Mathematics plays a central role in the development of methods for the analysis and modelling of climate variability. Controlled physical experiments are out of question, and the only way we can study Earth’s climate system is through mathematical models, computational experiments, and data analysis.
Mathematical Models of the physical processes relevant for the climate system cannot (and should not) deliver a perfect one-to-one image of the underlying natural system. To nevertheless obtain a closed and consistent description of the system in terms of a hieracrchy of models with increasing complexity, great mathematical care is required when performing the necessary approximations and parametrizations, as well as when comparing model simulations to corresponding observational data.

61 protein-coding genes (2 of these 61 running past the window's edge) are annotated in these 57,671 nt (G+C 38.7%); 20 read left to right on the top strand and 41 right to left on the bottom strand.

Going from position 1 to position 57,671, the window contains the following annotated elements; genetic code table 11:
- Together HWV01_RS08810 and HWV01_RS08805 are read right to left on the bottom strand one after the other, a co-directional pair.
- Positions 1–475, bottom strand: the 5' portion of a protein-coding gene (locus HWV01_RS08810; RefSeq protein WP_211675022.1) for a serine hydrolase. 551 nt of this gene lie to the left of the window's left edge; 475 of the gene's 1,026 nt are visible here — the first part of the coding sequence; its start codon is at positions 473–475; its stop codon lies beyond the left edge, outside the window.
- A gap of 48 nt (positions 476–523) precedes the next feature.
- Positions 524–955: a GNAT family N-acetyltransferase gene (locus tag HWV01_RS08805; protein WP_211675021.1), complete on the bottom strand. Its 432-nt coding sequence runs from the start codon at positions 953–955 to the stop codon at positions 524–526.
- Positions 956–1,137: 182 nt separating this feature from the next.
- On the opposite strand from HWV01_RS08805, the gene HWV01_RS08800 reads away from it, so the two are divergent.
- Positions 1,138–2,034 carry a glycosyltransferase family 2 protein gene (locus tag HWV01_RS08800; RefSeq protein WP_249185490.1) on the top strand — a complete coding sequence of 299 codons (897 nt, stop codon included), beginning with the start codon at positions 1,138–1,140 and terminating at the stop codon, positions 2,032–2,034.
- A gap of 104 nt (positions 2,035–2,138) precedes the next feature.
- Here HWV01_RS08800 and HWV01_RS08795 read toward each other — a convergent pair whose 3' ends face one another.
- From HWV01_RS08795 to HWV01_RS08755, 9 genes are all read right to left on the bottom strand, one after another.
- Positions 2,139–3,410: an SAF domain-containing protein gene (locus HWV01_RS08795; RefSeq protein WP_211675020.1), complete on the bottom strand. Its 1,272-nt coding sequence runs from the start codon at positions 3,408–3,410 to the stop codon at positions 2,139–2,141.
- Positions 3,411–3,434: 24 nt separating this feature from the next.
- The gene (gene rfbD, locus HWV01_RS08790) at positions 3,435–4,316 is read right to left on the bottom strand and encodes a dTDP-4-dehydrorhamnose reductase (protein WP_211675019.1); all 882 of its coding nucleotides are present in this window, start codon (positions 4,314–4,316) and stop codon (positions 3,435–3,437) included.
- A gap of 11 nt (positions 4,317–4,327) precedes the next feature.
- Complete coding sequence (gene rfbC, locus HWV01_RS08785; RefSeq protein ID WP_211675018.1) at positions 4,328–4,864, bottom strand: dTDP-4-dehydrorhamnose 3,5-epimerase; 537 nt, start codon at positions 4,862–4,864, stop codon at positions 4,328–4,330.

This course focuses on techniques of mathematical modeling of different parts of the climate system that assist scientists in exploring the listed issues systematically. The course will cover a selection from the following topics
1. (Random) Dynamical Systems and Bifurcation Theory,
2. Introduction to the most relevant processes of climate dynamics
3. Conservation laws and simple climate models,
4. Mathematical models for the data-based characterization and modelling of the climate system
5. Mathematical description of critical transitions in the climate system